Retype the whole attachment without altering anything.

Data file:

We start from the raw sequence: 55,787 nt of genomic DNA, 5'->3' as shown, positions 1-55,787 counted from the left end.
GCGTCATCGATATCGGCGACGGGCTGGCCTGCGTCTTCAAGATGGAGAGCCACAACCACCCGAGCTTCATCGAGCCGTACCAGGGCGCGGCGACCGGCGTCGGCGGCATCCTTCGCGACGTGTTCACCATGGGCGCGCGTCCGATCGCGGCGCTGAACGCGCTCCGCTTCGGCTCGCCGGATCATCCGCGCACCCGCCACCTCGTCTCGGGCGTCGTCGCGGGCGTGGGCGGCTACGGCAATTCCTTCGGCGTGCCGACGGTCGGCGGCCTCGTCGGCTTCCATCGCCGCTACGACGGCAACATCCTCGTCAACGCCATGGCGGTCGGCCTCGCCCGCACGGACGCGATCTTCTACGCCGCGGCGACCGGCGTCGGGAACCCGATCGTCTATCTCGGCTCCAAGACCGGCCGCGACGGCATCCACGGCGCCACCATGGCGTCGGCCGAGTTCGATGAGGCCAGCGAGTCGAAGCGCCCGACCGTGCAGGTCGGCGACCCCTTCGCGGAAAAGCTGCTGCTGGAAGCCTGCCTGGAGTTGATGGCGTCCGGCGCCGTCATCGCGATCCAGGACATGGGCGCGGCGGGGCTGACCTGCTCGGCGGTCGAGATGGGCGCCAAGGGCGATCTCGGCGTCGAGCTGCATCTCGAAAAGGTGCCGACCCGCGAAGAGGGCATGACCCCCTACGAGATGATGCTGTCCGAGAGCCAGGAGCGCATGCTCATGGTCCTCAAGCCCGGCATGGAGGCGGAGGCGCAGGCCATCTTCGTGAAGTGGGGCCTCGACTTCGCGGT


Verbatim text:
We start from the raw sequence: 55,787 nt of genomic DNA, 5'->3' as shown, positions 1-55,787 counted from the left end.
GCGTCATCGATATCGGCGACGGGCTGGCCTGCGTCTTCAAGATGGAGAGCCACAACCACCCGAGCTTCATCGAGCCGTACCAGGGCGCGGCGACCGGCGTCGGCGGCATCCTTCGCGACGTGTTCACCATGGGCGCGCGTCCGATCGCGGCGCTGAACGCGCTCCGCTTCGGCTCGCCGGATCATCCGCGCACCCGCCACCTCGTCTCGGGCGTCGTCGCGGGCGTGGGCGGCTACGGCAATTCCTTCGGCGTGCCGACGGTCGGCGGCCTCGTCGGCTTCCATCGCCGCTACGACGGCAACATCCTCGTCAACGCCATGGCGGTCGGCCTCGCCCGCACGGACGCGATCTTCTACGCCGCGGCGACCGGCGTCGGGAACCCGATCGTCTATCTCGGCTCCAAGACCGGCCGCGACGGCATCCACGGCGCCACCATGGCGTCGGCCGAGTTCGATGAGGCCAGCGAGTCGAAGCGCCCGACCGTGCAGGTCGGCGACCCCTTCGCGGAAAAGCTGCTGCTGGAAGCCTGCCTGGAGTTGATGGCGTCCGGCGCCGTCATCGCGATCCAGGACATGGGCGCGGCGGGGCTGACCTGCTCGGCGGTCGAGATGGGCGCCAAGGGCGATCTCGGCGTCGAGCTGCATCTCGAAAAGGTGCCGACCCGCGAAGAGGGCATGACCCCCTACGAGATGATGCTGTCCGAGAGCCAGGAGCGCATGCTCATGGTCCTCAAGCCCGGCATGGAGGCGGAGGCGCAGGCCATCTTCGTGAAGTGGGGCCTCGACTTCGCGGT